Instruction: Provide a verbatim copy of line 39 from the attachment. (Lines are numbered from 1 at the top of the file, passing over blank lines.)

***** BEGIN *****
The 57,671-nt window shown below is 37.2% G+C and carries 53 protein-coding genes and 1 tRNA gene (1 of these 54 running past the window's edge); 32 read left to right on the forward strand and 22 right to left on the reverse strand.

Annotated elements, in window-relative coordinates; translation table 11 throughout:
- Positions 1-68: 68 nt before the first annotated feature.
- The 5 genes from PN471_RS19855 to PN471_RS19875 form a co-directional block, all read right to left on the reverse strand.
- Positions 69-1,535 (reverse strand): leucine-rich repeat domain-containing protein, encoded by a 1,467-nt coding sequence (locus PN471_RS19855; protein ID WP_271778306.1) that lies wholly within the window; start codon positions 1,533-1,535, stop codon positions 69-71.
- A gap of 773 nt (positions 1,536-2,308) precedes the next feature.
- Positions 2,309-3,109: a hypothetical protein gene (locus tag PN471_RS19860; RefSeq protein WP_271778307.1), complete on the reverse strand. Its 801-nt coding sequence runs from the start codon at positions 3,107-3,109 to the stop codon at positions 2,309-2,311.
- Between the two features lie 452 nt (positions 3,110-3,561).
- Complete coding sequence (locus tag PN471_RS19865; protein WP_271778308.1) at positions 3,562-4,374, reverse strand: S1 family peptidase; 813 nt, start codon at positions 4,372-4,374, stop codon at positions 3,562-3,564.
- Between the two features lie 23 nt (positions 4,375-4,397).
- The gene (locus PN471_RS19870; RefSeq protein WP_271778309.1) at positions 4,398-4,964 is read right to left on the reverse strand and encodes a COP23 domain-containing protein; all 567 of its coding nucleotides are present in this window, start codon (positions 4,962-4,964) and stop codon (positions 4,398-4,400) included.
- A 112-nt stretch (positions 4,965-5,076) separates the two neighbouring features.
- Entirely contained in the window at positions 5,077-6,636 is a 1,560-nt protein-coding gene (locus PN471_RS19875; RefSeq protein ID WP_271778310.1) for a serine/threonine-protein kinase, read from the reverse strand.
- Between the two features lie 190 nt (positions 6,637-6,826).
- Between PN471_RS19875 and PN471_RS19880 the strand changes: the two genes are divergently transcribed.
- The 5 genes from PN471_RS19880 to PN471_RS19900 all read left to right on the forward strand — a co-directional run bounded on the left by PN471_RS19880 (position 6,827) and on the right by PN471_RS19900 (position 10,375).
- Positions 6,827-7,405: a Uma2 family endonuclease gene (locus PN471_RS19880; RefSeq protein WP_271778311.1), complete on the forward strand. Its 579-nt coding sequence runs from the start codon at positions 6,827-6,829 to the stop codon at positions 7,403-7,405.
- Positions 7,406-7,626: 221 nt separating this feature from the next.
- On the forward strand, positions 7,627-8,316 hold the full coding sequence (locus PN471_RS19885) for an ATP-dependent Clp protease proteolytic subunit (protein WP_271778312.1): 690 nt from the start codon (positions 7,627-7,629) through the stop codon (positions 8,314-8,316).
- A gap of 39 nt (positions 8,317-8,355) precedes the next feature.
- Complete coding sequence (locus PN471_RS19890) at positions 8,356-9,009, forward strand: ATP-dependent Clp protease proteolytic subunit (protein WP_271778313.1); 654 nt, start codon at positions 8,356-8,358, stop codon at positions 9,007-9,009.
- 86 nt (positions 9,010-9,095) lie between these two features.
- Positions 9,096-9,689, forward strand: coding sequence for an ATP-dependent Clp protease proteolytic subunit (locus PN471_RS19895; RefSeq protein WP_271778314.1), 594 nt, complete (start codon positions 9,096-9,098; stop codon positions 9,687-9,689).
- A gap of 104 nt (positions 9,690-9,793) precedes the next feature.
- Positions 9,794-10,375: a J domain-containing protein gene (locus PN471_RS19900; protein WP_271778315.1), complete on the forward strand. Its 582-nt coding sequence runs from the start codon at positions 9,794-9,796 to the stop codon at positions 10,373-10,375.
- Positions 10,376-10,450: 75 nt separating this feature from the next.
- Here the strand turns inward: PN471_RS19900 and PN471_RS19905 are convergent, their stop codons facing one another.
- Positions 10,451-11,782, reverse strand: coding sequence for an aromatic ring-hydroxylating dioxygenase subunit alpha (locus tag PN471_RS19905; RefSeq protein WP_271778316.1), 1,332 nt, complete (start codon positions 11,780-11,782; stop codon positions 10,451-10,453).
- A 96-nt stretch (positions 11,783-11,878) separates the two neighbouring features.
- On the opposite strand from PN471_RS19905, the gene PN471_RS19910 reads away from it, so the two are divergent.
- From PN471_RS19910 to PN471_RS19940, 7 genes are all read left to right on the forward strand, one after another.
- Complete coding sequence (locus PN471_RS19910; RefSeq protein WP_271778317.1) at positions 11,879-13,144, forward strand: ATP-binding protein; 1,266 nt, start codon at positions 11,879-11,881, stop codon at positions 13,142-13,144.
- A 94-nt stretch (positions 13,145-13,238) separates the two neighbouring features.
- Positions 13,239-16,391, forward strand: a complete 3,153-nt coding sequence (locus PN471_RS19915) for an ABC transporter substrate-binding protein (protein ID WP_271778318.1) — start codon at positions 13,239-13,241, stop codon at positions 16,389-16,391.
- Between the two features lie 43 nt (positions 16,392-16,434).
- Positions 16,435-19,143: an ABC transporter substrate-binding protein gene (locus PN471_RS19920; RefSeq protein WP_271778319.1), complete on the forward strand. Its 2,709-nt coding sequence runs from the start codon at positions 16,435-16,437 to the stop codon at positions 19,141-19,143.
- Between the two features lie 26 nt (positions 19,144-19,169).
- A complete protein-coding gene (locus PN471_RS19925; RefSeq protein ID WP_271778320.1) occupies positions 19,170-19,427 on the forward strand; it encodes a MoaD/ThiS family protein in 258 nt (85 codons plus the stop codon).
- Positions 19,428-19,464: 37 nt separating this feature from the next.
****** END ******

- Positions 19,428-19,464: 37 nt separating this feature from the next.